We are all familiar with Fungus - but parathyroid adenomas are benign tumors behind the thyroid in what's called the parathyroid gland. It's a very common problem with brittle nails and weak bones because the abnormal calcium metabolism from the parathyroid gland reduces the bone growth and it causes all sorts of other problems.   The excess hormone from the parathyroid destroys the nail, makes brittle skin, makes hair fall out, and the point of bringing this up is that 99% of patients with a parathyroid adenoma are misdiagnosed for the first year or two.

They are most often misdiagnosed as a psychiatric disease. They're told it's in your head;  because it's hair falling out or you're getting older.   It's missed a lot and so many symptoms are associated with it that you go to a GI doctor for it and they don't look at the parathyroid. You go to the cosmetic person for your hair and they don't check that. But we can check it with the Doppler machine. 

This article is based on the transcript of the interview by Carol Alt's A Healthy You (Fox News)- with guest Dr. Robert Bard.
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About the Author:

Robert L. Bard, MD, PC, DABR, FASLMS is internationally known and recognized as a leader in the field of 21st Century 3-D ULTRASONOGRAPHIC VOLUMETRIC DOPPLER IMAGING. Dr. Bard specializes in advanced 3-D sonography to detect cancers in numerous organs including the breast, prostate, skin, thyroid, melanoma and other areas. Dr. Bard’s images are used to accurately guide biopsies, target therapy and provide focused follow-up after treatment.  

As of Jan '18, Dr. Robert Bard spearheaded a partnership with a host of cancer educators, medical practitioners and non-profit foundations (allied under AwarenessforaCure.org) to form a public resource program to aid in the advancement of the public's understanding about self-preservation from cancer and other chronic diseases. EARLY DETECTION & PREVENTION is a global health movement that promotes a higher regard for "clean living" - from toxins and a toxic lifestyle. Our program consists of four main efforts: EDUCATION, COMMUNITY CONNECTION, CURRENT NEWS & CLINICAL RESOURCES. EARLY DETECTION & PREVENTION brings the empowerment of wellness through group seminars, videos and the distribution of current articles & newsletters published/shared to all the major cancer charities and their members. 



For more information or to subscribe to our EARLY CANCER DETECTION & PREVENTION PROGRAM newsletter, contact Bard Cancer Diagnostics today at: 212.355.7017 (www.BardCancerDiagnostics.com)- or email us at: bardcancercenter1@gmail.com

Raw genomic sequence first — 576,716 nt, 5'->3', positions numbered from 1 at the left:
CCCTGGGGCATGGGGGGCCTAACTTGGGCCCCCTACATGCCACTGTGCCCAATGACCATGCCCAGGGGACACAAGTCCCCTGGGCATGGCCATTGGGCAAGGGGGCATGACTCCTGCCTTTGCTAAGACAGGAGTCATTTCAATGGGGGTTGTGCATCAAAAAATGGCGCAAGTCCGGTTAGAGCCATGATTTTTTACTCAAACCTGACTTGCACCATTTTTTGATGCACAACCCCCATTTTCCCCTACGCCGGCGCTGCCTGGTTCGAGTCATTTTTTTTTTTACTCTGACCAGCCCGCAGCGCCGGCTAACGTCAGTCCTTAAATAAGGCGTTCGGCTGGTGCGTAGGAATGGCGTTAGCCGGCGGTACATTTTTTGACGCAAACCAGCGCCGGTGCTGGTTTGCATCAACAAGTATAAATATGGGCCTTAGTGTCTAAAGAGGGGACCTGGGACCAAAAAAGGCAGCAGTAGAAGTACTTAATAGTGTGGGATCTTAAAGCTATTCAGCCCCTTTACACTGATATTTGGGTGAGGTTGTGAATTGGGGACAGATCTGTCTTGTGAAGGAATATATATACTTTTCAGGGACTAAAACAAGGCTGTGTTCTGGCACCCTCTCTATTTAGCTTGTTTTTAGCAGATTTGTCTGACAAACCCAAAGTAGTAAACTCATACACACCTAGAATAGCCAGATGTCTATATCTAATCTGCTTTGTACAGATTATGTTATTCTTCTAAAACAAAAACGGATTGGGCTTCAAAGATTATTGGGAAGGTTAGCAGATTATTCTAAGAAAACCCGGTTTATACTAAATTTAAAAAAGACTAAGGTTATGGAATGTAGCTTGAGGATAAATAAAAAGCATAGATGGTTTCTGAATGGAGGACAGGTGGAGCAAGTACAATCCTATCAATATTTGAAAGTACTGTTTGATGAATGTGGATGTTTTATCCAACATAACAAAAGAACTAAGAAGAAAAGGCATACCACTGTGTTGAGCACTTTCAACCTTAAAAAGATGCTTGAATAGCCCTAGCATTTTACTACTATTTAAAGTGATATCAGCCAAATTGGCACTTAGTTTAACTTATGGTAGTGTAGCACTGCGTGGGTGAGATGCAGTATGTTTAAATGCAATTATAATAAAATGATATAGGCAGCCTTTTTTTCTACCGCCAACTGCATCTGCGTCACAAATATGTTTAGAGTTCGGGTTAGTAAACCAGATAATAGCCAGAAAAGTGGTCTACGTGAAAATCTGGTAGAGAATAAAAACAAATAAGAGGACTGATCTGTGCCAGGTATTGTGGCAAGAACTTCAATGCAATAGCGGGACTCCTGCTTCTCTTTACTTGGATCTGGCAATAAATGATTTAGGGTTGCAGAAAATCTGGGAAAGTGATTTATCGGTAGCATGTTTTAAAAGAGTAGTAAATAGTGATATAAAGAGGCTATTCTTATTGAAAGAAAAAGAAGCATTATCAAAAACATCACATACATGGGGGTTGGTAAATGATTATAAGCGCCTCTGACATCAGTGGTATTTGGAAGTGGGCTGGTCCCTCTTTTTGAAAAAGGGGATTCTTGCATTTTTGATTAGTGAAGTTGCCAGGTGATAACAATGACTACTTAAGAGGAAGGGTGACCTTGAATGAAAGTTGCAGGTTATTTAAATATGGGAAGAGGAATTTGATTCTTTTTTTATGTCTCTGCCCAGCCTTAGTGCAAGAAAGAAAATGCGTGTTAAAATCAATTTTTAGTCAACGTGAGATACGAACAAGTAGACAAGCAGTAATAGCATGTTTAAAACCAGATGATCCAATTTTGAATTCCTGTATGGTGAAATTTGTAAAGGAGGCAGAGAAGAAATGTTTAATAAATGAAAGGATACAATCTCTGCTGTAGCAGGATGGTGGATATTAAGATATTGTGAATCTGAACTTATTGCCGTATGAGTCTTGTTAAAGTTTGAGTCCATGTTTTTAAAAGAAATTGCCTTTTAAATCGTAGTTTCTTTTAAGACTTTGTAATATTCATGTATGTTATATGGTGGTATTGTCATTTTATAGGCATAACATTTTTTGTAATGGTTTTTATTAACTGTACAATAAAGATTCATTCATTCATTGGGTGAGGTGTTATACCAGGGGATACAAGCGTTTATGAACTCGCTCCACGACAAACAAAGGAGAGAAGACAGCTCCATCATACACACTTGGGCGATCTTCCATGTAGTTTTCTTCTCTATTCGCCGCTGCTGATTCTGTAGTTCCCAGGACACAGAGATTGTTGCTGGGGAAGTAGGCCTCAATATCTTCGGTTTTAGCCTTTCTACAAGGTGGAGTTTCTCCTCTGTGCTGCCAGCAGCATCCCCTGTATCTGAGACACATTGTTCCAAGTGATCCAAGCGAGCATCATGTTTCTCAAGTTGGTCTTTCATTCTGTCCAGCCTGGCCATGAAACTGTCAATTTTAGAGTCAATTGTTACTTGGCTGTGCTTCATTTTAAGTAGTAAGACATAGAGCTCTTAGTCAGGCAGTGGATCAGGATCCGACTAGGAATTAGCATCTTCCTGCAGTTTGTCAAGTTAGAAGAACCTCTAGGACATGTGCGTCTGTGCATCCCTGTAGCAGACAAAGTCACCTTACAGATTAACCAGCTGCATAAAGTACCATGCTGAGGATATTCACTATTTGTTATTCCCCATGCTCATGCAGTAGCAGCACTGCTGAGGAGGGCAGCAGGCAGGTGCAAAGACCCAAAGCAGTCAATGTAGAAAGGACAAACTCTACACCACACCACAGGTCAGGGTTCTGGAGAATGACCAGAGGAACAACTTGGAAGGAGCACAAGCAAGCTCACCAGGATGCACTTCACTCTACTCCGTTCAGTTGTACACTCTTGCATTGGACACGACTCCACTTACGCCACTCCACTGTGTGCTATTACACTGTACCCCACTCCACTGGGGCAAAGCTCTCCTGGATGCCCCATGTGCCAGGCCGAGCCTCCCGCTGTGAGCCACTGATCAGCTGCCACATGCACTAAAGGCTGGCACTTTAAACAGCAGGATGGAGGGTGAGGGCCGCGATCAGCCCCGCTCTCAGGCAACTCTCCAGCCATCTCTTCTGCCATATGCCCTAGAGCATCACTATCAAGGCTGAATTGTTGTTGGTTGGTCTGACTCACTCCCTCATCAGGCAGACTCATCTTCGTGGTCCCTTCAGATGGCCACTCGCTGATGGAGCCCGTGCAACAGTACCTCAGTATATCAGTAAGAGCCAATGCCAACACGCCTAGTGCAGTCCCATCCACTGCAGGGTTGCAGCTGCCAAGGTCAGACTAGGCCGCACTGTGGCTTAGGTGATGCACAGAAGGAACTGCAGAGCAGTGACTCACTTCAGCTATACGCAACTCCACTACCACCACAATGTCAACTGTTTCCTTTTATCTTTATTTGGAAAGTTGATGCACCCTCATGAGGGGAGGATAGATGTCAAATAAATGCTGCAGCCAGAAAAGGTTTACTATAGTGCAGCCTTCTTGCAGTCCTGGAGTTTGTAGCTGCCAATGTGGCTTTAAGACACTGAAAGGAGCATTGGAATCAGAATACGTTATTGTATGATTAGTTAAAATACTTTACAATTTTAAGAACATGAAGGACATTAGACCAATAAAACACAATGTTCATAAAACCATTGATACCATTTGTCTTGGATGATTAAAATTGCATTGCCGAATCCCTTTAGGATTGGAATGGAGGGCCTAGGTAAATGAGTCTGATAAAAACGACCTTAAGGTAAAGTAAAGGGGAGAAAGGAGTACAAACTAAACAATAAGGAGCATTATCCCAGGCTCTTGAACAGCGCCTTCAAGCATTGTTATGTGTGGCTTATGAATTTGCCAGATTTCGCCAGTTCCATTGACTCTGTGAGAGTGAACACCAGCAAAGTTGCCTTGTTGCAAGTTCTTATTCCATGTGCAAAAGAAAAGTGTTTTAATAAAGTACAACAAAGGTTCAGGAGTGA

Friday, October 20, 2017

HIGH-FREQUENCY ULTRASOUND EXAMINATION IN THE DIAGNOSIS OF SKIN CANCER

Today’s health conscious society means adults routinely seek reassurance about suspicious skin lesions. Diagnostic ultrasound examinations can accurately and rapidly differentiate between epidermal, subdermal, and subcutaneous tissues in real time. This procedure may help to identify lesions invisible to the spatially restricted human eye. The high resolution and low cost of today’s ultrasonographic equipment allow this modality to be used readily in an outpatient office setting.

The accuracy of ultrasonography in the epidermis, dermis, and subcutaneous tissues is both operator and equipment dependent. Standard 2-dimensional linear sonograms at 40 to 100 MHz image the epidermis. Probes using 15-to 22-MHz image the epidermis and dermis, including the adjacent tissues 1 to 2 cm deep to the basal dermal layer. Real time 3-dimensional (3D/4D) probes at 16 to 20 MHz using broadband technologies provide high resolution of these structures to a 4- to 7-cm depth in seconds. Today’s high-resolution equipment is widely available as imaging technology.

EVOLUTION OF DIAGNOSTIC ULTRASOUND IMAGING: Diagnostic ultrasound examination has been used on the skin and subcutaneous tissues for more than 25 years in Europe and Japan. The technology has evolved from its original use in cyst detection with B scans1 to its present use for cancer detection using 3D imaging to detect in-transit metastases. Additionally, in vivo flow velocity analysis can now be used to detect melanoma vessel density and analyze tumor microvascularity at 10 micron imaging.2 Experimental photo and laser acoustic technologies are also currently being studied in animal research. This article provides a basic overview of skin imaging applications. A more in-depth review of dermal ultrasonography may be found elsewhere in the literature.

HOW THE EXAMINATION IS PERFORMED: The application of ultrasonography depends on the area examined and equipment needed for specific diagnosis. All probes require gel contact with the skin and scan duration is typically proportional to the type of probe and examiner’s experience. Real-time imaging by a trained physician allows simultaneous picture generation and interpretation to occur within minutes. Routine B scan units require operator-dependent probe motion in 2 planes to obtain orthogonal images. The 3D imaging systems are operator independent because the probe is held steady over the area of interest and electronics scan a 4 4-cm area in 6 seconds. Patient motion rarely degrades the images owing to the rapid scan rate. Transducer size is matched to scan areas or can be focused to limited facial regions such as the nose. Three-dimensional imaging of ear and nose cartilage is also available with specialized probes. Lesions can be echogenic or hyperechoic (many internal echoes), such as hemorrhagic areas, echo poor or hypoechoic (few internal echoes), and echo free (no internal echoes), which are usually found in fluid, such as cysts.